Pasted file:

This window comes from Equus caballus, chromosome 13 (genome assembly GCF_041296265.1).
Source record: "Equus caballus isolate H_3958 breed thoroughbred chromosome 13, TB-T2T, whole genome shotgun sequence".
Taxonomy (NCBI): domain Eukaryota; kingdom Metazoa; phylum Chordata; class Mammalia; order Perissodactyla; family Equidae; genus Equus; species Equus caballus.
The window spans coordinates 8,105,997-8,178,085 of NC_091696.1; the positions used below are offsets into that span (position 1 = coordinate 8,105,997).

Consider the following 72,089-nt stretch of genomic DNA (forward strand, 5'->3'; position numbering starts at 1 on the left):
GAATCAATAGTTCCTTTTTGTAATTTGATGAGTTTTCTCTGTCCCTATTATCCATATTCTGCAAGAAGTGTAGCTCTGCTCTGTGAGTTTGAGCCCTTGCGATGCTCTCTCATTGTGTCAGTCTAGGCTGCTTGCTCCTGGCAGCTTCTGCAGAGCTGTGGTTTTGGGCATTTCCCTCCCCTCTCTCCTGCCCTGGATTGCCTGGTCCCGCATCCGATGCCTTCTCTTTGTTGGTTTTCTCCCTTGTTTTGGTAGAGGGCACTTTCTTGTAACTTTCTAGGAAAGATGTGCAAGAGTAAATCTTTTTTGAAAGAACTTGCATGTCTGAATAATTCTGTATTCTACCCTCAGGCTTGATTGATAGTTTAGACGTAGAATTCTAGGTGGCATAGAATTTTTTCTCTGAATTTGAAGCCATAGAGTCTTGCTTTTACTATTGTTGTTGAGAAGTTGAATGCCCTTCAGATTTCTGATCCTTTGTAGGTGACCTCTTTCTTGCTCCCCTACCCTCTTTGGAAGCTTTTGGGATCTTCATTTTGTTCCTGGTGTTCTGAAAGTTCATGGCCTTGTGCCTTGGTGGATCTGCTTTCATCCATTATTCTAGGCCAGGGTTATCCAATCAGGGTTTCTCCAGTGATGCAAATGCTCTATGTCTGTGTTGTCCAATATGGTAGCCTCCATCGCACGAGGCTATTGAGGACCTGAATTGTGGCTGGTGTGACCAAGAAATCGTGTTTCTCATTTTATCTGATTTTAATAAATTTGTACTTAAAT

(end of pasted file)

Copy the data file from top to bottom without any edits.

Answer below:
This window comes from Equus caballus, chromosome 13 (genome assembly GCF_041296265.1).
Source record: "Equus caballus isolate H_3958 breed thoroughbred chromosome 13, TB-T2T, whole genome shotgun sequence".
Taxonomy (NCBI): domain Eukaryota; kingdom Metazoa; phylum Chordata; class Mammalia; order Perissodactyla; family Equidae; genus Equus; species Equus caballus.
The window spans coordinates 8,105,997-8,178,085 of NC_091696.1; the positions used below are offsets into that span (position 1 = coordinate 8,105,997).

Consider the following 72,089-nt stretch of genomic DNA (forward strand, 5'->3'; position numbering starts at 1 on the left):
GAATCAATAGTTCCTTTTTGTAATTTGATGAGTTTTCTCTGTCCCTATTATCCATATTCTGCAAGAAGTGTAGCTCTGCTCTGTGAGTTTGAGCCCTTGCGATGCTCTCTCATTGTGTCAGTCTAGGCTGCTTGCTCCTGGCAGCTTCTGCAGAGCTGTGGTTTTGGGCATTTCCCTCCCCTCTCTCCTGCCCTGGATTGCCTGGTCCCGCATCCGATGCCTTCTCTTTGTTGGTTTTCTCCCTTGTTTTGGTAGAGGGCACTTTCTTGTAACTTTCTAGGAAAGATGTGCAAGAGTAAATCTTTTTTGAAAGAACTTGCATGTCTGAATAATTCTGTATTCTACCCTCAGGCTTGATTGATAGTTTAGACGTAGAATTCTAGGTGGCATAGAATTTTTTCTCTGAATTTGAAGCCATAGAGTCTTGCTTTTACTATTGTTGTTGAGAAGTTGAATGCCCTTCAGATTTCTGATCCTTTGTAGGTGACCTCTTTCTTGCTCCCCTACCCTCTTTGGAAGCTTTTGGGATCTTCATTTTGTTCCTGGTGTTCTGAAAGTTCATGGCCTTGTGCCTTGGTGGATCTGCTTTCATCCATTATTCTAGGCCAGGGTTATCCAATCAGGGTTTCTCCAGTGATGCAAATGCTCTATGTCTGTGTTGTCCAATATGGTAGCCTCCATCGCACGAGGCTATTGAGGACCTGAATTGTGGCTGGTGTGACCAAGAAATCGTGTTTCTCATTTTATCTGATTTTAATAAATTTGTACTTAAAT